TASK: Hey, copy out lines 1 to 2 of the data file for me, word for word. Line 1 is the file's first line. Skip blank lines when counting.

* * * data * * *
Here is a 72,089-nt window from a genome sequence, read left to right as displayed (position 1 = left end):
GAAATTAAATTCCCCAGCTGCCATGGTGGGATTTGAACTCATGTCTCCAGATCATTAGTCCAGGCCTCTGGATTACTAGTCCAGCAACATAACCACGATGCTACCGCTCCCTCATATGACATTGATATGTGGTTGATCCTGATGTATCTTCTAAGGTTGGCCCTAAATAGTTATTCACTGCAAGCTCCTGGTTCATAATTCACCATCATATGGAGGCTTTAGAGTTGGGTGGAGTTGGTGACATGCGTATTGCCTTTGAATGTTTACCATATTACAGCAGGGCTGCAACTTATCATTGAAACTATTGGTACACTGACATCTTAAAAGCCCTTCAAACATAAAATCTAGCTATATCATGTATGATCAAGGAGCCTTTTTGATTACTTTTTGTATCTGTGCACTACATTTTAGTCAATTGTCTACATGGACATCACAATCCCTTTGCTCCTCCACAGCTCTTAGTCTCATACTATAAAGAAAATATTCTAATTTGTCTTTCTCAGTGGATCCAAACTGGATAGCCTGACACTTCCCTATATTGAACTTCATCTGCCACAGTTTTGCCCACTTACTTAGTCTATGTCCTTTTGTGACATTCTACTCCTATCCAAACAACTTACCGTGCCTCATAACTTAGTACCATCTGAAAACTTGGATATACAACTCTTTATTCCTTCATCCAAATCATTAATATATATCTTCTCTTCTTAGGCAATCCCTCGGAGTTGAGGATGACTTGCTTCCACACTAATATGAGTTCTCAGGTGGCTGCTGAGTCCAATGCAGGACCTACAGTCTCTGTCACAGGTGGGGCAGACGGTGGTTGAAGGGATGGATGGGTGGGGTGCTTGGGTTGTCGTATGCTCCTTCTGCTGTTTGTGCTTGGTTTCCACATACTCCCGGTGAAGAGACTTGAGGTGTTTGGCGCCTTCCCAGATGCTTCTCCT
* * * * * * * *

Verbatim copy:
Here is a 72,089-nt window from a genome sequence, read left to right as displayed (position 1 = left end):
GAAATTAAATTCCCCAGCTGCCATGGTGGGATTTGAACTCATGTCTCCAGATCATTAGTCCAGGCCTCTGGATTACTAGTCCAGCAACATAACCACGATGCTACCGCTCCCTCATATGACATTGATATGTGGTTGATCCTGATGTATCTTCTAAGGTTGGCCCTAAATAGTTATTCACTGCAAGCTCCTGGTTCATAATTCACCATCATATGGAGGCTTTAGAGTTGGGTGGAGTTGGTGACATGCGTATTGCCTTTGAATGTTTACCATATTACAGCAGGGCTGCAACTTATCATTGAAACTATTGGTACACTGACATCTTAAAAGCCCTTCAAACATAAAATCTAGCTATATCATGTATGATCAAGGAGCCTTTTTGATTACTTTTTGTATCTGTGCACTACATTTTAGTCAATTGTCTACATGGACATCACAATCCCTTTGCTCCTCCACAGCTCTTAGTCTCATACTATAAAGAAAATATTCTAATTTGTCTTTCTCAGTGGATCCAAACTGGATAGCCTGACACTTCCCTATATTGAACTTCATCTGCCACAGTTTTGCCCACTTACTTAGTCTATGTCCTTTTGTGACATTCTACTCCTATCCAAACAACTTACCGTGCCTCATAACTTAGTACCATCTGAAAACTTGGATATACAACTCTTTATTCCTTCATCCAAATCATTAATATATATCTTCTCTTCTTAGGCAATCCCTCGGAGTTGAGGATGACTTGCTTCCACACTAATATGAGTTCTCAGGTGGCTGCTGAGTCCAATGCAGGACCTACAGTCTCTGTCACAGGTGGGGCAGACGGTGGTTGAAGGGATGGATGGGTGGGGTGCTTGGGTTGTCGTATGCTCCTTCTGCTGTTTGTGCTTGGTTTCCACATACTCCCGGTGAAGAGACTTGAGGTGTTTGGCGCCTTCCCAGATGCTTCTCCT